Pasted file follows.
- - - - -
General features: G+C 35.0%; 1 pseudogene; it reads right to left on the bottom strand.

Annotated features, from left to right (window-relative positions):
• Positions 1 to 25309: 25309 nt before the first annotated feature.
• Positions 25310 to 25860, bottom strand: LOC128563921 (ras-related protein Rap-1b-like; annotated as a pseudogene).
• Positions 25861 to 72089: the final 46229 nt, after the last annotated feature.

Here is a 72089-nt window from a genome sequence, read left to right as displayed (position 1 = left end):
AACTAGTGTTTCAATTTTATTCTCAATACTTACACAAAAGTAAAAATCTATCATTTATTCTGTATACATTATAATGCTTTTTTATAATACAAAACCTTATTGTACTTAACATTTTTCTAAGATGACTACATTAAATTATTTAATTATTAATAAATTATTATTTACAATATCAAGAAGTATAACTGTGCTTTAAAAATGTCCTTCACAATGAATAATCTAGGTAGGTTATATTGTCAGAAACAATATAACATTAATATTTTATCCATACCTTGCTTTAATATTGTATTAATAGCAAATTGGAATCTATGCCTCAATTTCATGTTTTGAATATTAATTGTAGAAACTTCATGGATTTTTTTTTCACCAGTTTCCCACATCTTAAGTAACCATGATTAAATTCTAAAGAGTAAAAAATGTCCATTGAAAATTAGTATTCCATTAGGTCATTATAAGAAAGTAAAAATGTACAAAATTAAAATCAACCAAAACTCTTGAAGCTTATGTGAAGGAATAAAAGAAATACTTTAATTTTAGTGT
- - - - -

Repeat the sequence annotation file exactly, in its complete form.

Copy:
General features: G+C 35.0%; 1 pseudogene; it reads right to left on the bottom strand.

Annotated features, from left to right (window-relative positions):
• Positions 1 to 25309: 25309 nt before the first annotated feature.
• Positions 25310 to 25860, bottom strand: LOC128563921 (ras-related protein Rap-1b-like; annotated as a pseudogene).
• Positions 25861 to 72089: the final 46229 nt, after the last annotated feature.

Here is a 72089-nt window from a genome sequence, read left to right as displayed (position 1 = left end):
AACTAGTGTTTCAATTTTATTCTCAATACTTACACAAAAGTAAAAATCTATCATTTATTCTGTATACATTATAATGCTTTTTTATAATACAAAACCTTATTGTACTTAACATTTTTCTAAGATGACTACATTAAATTATTTAATTATTAATAAATTATTATTTACAATATCAAGAAGTATAACTGTGCTTTAAAAATGTCCTTCACAATGAATAATCTAGGTAGGTTATATTGTCAGAAACAATATAACATTAATATTTTATCCATACCTTGCTTTAATATTGTATTAATAGCAAATTGGAATCTATGCCTCAATTTCATGTTTTGAATATTAATTGTAGAAACTTCATGGATTTTTTTTTCACCAGTTTCCCACATCTTAAGTAACCATGATTAAATTCTAAAGAGTAAAAAATGTCCATTGAAAATTAGTATTCCATTAGGTCATTATAAGAAAGTAAAAATGTACAAAATTAAAATCAACCAAAACTCTTGAAGCTTATGTGAAGGAATAAAAGAAATACTTTAATTTTAGTGT